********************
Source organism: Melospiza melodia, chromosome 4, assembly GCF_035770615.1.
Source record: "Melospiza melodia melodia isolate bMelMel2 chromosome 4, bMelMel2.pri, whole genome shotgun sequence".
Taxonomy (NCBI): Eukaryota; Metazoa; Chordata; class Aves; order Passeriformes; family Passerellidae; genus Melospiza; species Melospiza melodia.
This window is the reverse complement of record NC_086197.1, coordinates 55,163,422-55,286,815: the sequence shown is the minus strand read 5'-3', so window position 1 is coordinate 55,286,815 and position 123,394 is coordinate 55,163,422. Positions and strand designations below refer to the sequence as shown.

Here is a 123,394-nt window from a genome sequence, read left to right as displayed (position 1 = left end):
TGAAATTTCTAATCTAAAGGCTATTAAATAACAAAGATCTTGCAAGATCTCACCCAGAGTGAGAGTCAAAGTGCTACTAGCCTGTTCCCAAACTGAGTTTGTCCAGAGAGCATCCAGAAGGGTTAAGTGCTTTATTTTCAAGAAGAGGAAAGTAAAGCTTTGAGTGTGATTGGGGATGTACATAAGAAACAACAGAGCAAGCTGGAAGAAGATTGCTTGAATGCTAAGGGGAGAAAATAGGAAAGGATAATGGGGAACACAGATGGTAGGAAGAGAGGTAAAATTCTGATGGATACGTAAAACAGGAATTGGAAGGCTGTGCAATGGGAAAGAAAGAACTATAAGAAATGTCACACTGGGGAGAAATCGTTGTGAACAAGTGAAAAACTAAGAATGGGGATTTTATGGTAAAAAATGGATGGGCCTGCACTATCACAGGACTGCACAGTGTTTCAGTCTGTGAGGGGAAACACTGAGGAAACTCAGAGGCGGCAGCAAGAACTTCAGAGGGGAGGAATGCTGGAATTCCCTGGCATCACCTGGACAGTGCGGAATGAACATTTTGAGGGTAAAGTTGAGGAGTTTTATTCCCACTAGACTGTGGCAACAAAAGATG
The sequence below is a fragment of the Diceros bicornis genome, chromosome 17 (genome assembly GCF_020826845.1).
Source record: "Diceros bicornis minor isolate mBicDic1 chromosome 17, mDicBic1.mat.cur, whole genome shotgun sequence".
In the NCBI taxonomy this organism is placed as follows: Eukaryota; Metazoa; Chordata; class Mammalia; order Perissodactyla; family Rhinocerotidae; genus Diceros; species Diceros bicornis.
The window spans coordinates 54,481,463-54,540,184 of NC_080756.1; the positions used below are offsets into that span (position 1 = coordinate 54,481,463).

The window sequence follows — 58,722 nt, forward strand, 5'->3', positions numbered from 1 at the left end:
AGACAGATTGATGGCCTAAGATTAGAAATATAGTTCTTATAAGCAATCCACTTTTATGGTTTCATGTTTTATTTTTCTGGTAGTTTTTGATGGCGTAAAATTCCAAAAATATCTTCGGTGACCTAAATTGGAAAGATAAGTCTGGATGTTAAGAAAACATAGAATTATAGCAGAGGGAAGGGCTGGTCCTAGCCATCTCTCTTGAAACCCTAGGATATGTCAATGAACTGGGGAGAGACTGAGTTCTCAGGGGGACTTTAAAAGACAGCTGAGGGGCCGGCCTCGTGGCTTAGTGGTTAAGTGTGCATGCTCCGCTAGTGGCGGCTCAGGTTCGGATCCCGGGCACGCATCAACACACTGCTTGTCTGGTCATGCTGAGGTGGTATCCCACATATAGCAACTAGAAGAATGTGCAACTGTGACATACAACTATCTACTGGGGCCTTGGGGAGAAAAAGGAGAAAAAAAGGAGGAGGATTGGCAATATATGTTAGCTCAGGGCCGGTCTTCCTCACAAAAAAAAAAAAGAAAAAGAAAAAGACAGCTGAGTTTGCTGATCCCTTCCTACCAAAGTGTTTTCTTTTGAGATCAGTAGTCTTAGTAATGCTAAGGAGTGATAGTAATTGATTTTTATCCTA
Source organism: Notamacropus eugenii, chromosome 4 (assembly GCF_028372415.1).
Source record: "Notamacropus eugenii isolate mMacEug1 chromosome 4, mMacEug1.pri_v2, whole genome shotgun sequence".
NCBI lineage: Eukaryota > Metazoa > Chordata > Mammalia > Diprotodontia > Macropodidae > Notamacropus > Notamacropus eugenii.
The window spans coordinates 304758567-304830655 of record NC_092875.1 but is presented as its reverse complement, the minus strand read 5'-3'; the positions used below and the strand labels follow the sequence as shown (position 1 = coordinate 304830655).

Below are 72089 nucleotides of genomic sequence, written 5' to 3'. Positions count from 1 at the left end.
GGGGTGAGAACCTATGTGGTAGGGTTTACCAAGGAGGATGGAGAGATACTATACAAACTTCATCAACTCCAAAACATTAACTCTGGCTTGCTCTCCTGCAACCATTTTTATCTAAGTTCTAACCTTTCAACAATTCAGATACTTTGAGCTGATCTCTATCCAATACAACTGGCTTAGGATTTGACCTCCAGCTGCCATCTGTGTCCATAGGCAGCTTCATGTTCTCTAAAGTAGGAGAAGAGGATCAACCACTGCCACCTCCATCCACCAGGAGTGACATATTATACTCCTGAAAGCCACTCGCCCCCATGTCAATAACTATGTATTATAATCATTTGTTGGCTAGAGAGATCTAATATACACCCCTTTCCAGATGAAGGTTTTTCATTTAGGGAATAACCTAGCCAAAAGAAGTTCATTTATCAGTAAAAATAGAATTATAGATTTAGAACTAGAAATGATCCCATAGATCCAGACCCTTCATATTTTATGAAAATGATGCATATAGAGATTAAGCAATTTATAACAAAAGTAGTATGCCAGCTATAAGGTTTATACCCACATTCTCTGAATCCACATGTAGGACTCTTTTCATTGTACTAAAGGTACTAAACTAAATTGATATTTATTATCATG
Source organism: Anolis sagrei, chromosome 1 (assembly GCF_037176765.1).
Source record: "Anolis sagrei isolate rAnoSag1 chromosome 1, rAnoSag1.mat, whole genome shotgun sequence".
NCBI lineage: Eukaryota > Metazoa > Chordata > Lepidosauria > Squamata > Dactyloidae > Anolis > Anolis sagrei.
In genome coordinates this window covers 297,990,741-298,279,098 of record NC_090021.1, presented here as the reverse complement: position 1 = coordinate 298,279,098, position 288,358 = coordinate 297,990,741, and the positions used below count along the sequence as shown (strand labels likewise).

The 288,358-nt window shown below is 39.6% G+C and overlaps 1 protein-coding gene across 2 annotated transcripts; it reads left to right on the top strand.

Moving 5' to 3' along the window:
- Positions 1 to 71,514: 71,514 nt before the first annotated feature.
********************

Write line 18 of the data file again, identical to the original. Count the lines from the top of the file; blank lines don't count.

GGGGTGAGAACCTATGTGGTAGGGTTTACCAAGGAGGATGGAGAGATACTATACAAACTTCATCAACTCCAAAACATTAACTCTGGCTTGCTCTCCTGCAACCATTTTTATCTAAGTTCTAACCTTTCAACAATTCAGATACTTTGAGCTGATCTCTATCCAATACAACTGGCTTAGGATTTGACCTCCAGCTGCCATCTGTGTCCATAGGCAGCTTCATGTTCTCTAAAGTAGGAGAAGAGGATCAACCACTGCCACCTCCATCCACCAGGAGTGACATATTATACTCCTGAAAGCCACTCGCCCCCATGTCAATAACTATGTATTATAATCATTTGTTGGCTAGAGAGATCTAATATACACCCCTTTCCAGATGAAGGTTTTTCATTTAGGGAATAACCTAGCCAAAAGAAGTTCATTTATCAGTAAAAATAGAATTATAGATTTAGAACTAGAAATGATCCCATAGATCCAGACCCTTCATATTTTATGAAAATGATGCATATAGAGATTAAGCAATTTATAACAAAAGTAGTATGCCAGCTATAAGGTTTATACCCACATTCTCTGAATCCACATGTAGGACTCTTTTCATTGTACTAAAGGTACTAAACTAAATTGATATTTATTATCATG